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2016 Honoree Oscar Micheaux


 Honoree Amanda Randolph


 Honoree Jack L. Cooper


2020 Honoree Lorraine Hansberry 


2021 Honorees



2022 Honoree Augusta savage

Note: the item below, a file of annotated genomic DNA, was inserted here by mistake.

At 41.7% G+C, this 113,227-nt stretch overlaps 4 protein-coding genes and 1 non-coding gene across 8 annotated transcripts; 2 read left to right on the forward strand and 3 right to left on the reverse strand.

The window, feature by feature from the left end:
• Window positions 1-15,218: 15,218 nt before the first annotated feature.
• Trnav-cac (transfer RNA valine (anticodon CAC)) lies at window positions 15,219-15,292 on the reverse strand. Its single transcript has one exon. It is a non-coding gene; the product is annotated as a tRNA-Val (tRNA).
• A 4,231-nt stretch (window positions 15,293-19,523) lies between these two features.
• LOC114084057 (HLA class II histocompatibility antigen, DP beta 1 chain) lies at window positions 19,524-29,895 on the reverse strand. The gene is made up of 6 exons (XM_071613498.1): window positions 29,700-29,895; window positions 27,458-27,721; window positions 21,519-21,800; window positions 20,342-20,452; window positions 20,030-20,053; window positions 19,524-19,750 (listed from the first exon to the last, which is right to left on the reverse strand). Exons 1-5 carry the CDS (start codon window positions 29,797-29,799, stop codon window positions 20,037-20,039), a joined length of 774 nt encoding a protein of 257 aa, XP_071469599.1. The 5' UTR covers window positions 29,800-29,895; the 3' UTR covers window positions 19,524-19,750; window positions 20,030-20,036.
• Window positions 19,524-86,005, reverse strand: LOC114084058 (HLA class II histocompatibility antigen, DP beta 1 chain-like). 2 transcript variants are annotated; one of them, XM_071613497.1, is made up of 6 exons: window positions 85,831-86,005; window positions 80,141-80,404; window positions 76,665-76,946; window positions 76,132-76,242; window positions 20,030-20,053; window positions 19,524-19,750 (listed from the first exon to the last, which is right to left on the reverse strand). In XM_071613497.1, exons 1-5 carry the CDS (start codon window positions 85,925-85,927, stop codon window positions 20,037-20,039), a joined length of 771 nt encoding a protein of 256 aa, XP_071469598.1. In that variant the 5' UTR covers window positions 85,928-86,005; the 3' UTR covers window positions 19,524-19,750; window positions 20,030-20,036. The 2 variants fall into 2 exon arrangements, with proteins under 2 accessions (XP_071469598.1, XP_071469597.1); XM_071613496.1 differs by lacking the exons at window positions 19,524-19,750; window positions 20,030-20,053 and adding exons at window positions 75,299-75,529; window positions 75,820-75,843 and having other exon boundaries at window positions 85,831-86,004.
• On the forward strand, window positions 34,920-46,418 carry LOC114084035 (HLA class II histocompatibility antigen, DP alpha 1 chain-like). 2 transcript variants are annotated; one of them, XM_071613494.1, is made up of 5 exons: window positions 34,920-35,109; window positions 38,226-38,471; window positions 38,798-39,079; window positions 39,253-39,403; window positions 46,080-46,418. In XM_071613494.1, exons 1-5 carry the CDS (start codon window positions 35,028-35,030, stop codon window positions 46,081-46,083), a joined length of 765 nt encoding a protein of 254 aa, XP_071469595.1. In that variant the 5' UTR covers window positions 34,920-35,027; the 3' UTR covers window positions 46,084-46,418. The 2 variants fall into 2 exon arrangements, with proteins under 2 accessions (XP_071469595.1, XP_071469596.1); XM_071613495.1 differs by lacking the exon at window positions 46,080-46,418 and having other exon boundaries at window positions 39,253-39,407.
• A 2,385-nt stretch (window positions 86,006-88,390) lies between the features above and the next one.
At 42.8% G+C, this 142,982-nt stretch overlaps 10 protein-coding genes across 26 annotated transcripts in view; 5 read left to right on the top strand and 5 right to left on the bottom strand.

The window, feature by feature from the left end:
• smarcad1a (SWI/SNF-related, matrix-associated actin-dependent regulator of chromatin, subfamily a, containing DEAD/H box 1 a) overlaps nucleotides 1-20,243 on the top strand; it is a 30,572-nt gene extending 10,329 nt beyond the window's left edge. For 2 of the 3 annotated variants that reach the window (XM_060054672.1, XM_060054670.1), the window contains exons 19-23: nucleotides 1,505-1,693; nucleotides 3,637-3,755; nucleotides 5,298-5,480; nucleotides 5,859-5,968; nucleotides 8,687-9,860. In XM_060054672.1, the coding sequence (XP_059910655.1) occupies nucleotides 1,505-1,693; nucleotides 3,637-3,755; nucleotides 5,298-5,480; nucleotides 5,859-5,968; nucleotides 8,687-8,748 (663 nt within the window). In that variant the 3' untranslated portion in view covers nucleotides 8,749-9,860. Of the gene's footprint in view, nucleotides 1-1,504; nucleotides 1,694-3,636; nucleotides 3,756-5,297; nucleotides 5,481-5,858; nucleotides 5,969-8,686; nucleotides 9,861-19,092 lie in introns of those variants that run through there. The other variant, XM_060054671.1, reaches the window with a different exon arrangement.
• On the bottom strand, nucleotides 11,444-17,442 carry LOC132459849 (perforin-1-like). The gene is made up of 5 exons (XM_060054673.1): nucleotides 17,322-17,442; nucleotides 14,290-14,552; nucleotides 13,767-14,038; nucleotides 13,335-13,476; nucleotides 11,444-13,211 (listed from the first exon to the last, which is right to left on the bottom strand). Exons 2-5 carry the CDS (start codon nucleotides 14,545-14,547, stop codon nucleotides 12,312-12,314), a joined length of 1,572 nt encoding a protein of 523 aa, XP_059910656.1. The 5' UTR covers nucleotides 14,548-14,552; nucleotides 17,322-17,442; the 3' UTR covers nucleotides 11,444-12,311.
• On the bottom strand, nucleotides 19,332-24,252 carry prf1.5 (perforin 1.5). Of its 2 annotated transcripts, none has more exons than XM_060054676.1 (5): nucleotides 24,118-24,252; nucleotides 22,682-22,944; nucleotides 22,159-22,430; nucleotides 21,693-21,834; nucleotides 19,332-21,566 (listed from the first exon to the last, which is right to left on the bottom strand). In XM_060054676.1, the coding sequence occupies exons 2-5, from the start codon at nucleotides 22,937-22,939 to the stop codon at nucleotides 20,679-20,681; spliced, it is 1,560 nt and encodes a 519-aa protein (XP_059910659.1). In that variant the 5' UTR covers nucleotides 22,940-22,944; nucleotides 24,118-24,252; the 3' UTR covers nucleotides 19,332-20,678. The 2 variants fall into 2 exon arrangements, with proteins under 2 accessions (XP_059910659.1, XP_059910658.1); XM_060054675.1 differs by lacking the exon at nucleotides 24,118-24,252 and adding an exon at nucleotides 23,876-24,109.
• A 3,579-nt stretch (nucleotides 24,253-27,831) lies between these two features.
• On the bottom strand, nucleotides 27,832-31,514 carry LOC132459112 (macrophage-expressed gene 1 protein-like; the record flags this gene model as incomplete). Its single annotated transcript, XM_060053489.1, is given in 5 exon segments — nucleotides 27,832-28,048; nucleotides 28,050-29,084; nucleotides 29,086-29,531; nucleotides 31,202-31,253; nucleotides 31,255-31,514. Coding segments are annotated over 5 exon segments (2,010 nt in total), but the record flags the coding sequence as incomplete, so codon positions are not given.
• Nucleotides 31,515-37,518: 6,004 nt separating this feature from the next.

The career of Augusta Savage was fostered by the climate of the Harlem Renaissance. During the 1930s, she was well known in Harlem as a sculptor, art teacher, and community art program director.  Savage established the Savage Studio of Arts and Crafts and became an influential teacher in Harlem. In 1934 she became the first African-American member of the National Association of Women Painters and Sculptors. In 1937 Savage’s career took a pivotal turn. She was appointed the first director of the Harlem Community Art Center and was commissioned by the New York World’s Fair of 1939 to create a sculpture symbolizing the musical contributions of African Americans. Negro spirituals and hymns were the forms Savage decided to symbolize in The Harp. Inspired by the lyrics of James Weldon Johnson’s poem Lift Every Voice and Sing, The Harp was Savage’s largest work and her last major commission. She took a leave of absence from her position at the Harlem Community Art Center and spent almost two years completing the sixteen-foot sculpture. Cast in plaster and finished to resemble black basalt, The Harp was exhibited in the court of the Contemporary Arts building where it received much acclaim. The sculpture depicted a group of twelve stylized black singers in graduated heights that symbolized the strings of the harp. The sounding board was formed by the hand and arm of God, and a kneeling man holding music represented the foot pedal.  Savage also explored her interest in writing children’s stories, murder mysteries, and vignettes, although none were published. In 1962 Savage moved back to New York and lived with her daughter. She died in relative obscurity on March 26, 1962, following a long bout with cancer.

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